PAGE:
In discussion with heart failure stakeholders, we identified high priority measures from the ACC/AHA guidelines for the Diagnosis and Management of Heart Failure in Adults. The initial measures addressed appropriate usage of beta-blockers, ACE inhibitors/ARBs. We compared authoritative information regarding these heart failure recommendations from multiple sources. We operationalized these guideline recommendations into performance measures by defining the numerator, denominator, and exclusions. We used EON, an existing expert system coded in Java that can be used to compute recommendations from clinical guidelines with patient data input. EON was extended to evaluate performance measures (PM) for each patient. We also created the Heart Failure Performance Measurement (HFPM) Java system for processing whole patient populations. This system extracts and transforms raw patient data, invokes EON for each patient, and then saves EON's evaluations into database tables. The output of the system specifies (1) whether a patient is eligible to be considered for the PM and (2) whether the patient's medical regimen adheres to the recommendations. We used standardized data terminologies such as ICD9 codes for diagnoses and CPT codes for procedures to enhance transferability of the tools developed.
We tested the accuracy of the system by comparing system outputs with human review of the same patient data.
We defined numerator, denominator, and exclusions for six heart failure measures in detail, including specifications of the VA data source and temporal constraints. The performance measures addressing ACE-inhibitors/ARBs and beta-blocker usage were completely encoded in Prot g knowledge base(KB); the rest of the performance measures were partially encoded pending details on these measures that still need to be elaborated.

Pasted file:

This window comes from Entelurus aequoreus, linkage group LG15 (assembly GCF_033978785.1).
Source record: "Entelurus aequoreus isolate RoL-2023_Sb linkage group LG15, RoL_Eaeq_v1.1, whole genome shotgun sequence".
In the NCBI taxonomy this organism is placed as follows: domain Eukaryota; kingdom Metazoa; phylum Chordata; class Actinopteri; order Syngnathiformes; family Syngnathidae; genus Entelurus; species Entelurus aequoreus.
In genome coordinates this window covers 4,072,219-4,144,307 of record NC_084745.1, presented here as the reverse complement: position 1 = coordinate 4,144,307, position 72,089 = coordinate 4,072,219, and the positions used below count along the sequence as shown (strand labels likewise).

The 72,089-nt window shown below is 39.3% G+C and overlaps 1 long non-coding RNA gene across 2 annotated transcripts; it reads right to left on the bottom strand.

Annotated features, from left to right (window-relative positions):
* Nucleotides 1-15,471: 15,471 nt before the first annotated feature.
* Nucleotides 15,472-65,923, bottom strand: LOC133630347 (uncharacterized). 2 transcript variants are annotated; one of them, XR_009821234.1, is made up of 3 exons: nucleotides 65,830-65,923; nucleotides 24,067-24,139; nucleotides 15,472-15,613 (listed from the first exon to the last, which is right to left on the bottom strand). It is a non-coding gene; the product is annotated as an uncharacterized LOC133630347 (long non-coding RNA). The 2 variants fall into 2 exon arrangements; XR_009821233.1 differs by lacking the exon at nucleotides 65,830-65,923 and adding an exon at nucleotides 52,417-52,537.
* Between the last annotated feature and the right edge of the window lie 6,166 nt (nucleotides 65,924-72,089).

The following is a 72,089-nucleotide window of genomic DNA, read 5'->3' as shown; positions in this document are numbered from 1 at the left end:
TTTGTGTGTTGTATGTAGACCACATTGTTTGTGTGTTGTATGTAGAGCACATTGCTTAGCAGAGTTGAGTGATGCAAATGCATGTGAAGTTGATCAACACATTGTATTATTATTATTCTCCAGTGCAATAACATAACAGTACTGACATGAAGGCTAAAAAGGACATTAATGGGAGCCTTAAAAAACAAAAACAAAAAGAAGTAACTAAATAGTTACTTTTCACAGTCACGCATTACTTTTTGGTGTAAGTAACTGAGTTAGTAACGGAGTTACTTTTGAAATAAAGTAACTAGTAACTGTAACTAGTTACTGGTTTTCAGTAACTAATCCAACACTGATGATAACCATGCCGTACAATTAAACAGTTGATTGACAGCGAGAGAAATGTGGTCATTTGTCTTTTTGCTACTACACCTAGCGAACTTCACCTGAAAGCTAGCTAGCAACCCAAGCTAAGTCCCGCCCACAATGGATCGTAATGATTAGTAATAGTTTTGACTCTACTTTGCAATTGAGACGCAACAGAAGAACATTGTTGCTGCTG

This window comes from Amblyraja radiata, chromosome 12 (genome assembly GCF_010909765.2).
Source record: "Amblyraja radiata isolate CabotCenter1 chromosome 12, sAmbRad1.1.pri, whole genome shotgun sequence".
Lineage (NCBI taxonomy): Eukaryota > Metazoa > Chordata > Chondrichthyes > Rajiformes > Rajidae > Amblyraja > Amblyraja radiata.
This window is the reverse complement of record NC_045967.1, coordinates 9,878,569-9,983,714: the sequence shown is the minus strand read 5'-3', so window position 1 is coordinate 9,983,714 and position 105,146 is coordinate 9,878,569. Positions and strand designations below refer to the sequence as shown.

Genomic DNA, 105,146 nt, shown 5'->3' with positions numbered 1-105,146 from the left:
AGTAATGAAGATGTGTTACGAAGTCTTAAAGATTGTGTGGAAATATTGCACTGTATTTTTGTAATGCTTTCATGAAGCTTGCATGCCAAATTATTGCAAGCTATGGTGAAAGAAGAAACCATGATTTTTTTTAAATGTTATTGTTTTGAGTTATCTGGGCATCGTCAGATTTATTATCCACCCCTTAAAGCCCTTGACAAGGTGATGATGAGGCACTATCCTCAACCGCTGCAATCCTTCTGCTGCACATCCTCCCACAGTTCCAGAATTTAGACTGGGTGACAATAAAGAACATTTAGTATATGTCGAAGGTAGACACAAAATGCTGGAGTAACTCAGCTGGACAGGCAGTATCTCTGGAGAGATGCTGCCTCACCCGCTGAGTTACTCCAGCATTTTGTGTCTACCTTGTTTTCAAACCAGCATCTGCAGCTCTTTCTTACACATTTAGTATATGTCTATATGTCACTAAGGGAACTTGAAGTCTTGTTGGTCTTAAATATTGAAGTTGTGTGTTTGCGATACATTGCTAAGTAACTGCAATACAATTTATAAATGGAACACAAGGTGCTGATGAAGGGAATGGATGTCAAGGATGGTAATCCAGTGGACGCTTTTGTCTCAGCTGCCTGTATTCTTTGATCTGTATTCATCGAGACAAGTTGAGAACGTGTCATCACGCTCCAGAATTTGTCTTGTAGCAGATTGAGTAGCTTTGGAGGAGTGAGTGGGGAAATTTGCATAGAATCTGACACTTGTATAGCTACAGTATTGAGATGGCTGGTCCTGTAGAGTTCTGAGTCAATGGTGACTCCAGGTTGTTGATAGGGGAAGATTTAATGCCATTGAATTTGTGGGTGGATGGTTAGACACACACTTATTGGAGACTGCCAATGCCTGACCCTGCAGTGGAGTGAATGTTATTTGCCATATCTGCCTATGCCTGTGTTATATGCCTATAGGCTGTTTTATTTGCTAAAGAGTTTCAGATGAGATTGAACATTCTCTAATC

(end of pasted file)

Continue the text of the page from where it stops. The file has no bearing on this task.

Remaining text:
We created the automated HFPM system for handling whole patient populations The HFPM system extracts raw patient data from SQL server databases on VINCI, applying a filtering query to identify the patient population potentially eligible for the heart failure performance measures. The potentially eligible raw patient data is then transformed so that it can be processed by EON, patient by patient. After EON processes and evaluates the data, the detailed results are stored in a database and SQL queries can be run to display the results and analyses. We have evaluated the system performance using a small convenience sample of 340 VA patients, using actual structured patient data combined with synthetic ejection fraction data. Out of the 340 patients, 73 outpatient cases and 33 hospitalizations satisfy initial eligibility criteria. A preliminary validation of the accuracy of the system on 12 inpatient hospitalizations and 20 outpatient cases demonstrates that the system successfully generates conclusions for the ACE-inhibitors/ARB and beta-blockers performance measures in the majority of cases.
This project gives VA an opportunity to maintain its leadership position in health care quality measurement, by developing and applying complex measures that reflect clinical complexity more accurately than do simple measures. Performance measures that capture clinical details of the evidence-based recommendations allow a method to identify which patients are not being treated in keeping with the evidence, while accounting for clinical complexity, which provides an opportunity to improve quality of care for Veterans with HF.
- Goldstein MK. Knowing and Doing: Automating Performance Measures and Clinical Decision Support. [Cyberseminar]. 2013 Jul 16.